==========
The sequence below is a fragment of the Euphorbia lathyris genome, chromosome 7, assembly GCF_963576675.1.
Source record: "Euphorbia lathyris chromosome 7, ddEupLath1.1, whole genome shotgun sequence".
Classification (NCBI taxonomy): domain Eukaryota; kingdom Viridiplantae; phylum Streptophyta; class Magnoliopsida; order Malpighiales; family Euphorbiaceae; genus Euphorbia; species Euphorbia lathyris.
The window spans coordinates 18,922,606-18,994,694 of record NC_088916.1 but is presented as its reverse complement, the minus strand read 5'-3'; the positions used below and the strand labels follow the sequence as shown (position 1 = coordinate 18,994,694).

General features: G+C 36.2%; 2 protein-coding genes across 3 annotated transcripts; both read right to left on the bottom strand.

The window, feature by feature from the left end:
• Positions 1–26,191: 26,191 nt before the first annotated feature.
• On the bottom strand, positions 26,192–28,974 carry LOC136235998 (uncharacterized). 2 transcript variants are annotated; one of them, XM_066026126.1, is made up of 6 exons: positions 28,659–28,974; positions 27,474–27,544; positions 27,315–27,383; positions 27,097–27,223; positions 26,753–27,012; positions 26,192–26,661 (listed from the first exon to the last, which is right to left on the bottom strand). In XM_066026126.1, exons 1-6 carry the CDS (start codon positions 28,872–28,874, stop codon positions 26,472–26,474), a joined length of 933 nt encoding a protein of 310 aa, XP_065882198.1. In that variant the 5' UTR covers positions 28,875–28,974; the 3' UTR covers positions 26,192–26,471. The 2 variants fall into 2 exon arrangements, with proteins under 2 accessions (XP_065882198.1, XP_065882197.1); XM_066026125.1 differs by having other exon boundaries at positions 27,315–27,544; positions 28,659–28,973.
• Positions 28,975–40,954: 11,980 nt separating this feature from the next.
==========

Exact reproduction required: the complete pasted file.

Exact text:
The sequence below is a fragment of the Euphorbia lathyris genome, chromosome 7, assembly GCF_963576675.1.
Source record: "Euphorbia lathyris chromosome 7, ddEupLath1.1, whole genome shotgun sequence".
Classification (NCBI taxonomy): domain Eukaryota; kingdom Viridiplantae; phylum Streptophyta; class Magnoliopsida; order Malpighiales; family Euphorbiaceae; genus Euphorbia; species Euphorbia lathyris.
The window spans coordinates 18,922,606-18,994,694 of record NC_088916.1 but is presented as its reverse complement, the minus strand read 5'-3'; the positions used below and the strand labels follow the sequence as shown (position 1 = coordinate 18,994,694).

General features: G+C 36.2%; 2 protein-coding genes across 3 annotated transcripts; both read right to left on the bottom strand.

The window, feature by feature from the left end:
• Positions 1–26,191: 26,191 nt before the first annotated feature.
• On the bottom strand, positions 26,192–28,974 carry LOC136235998 (uncharacterized). 2 transcript variants are annotated; one of them, XM_066026126.1, is made up of 6 exons: positions 28,659–28,974; positions 27,474–27,544; positions 27,315–27,383; positions 27,097–27,223; positions 26,753–27,012; positions 26,192–26,661 (listed from the first exon to the last, which is right to left on the bottom strand). In XM_066026126.1, exons 1-6 carry the CDS (start codon positions 28,872–28,874, stop codon positions 26,472–26,474), a joined length of 933 nt encoding a protein of 310 aa, XP_065882198.1. In that variant the 5' UTR covers positions 28,875–28,974; the 3' UTR covers positions 26,192–26,471. The 2 variants fall into 2 exon arrangements, with proteins under 2 accessions (XP_065882198.1, XP_065882197.1); XM_066026125.1 differs by having other exon boundaries at positions 27,315–27,544; positions 28,659–28,973.
• Positions 28,975–40,954: 11,980 nt separating this feature from the next.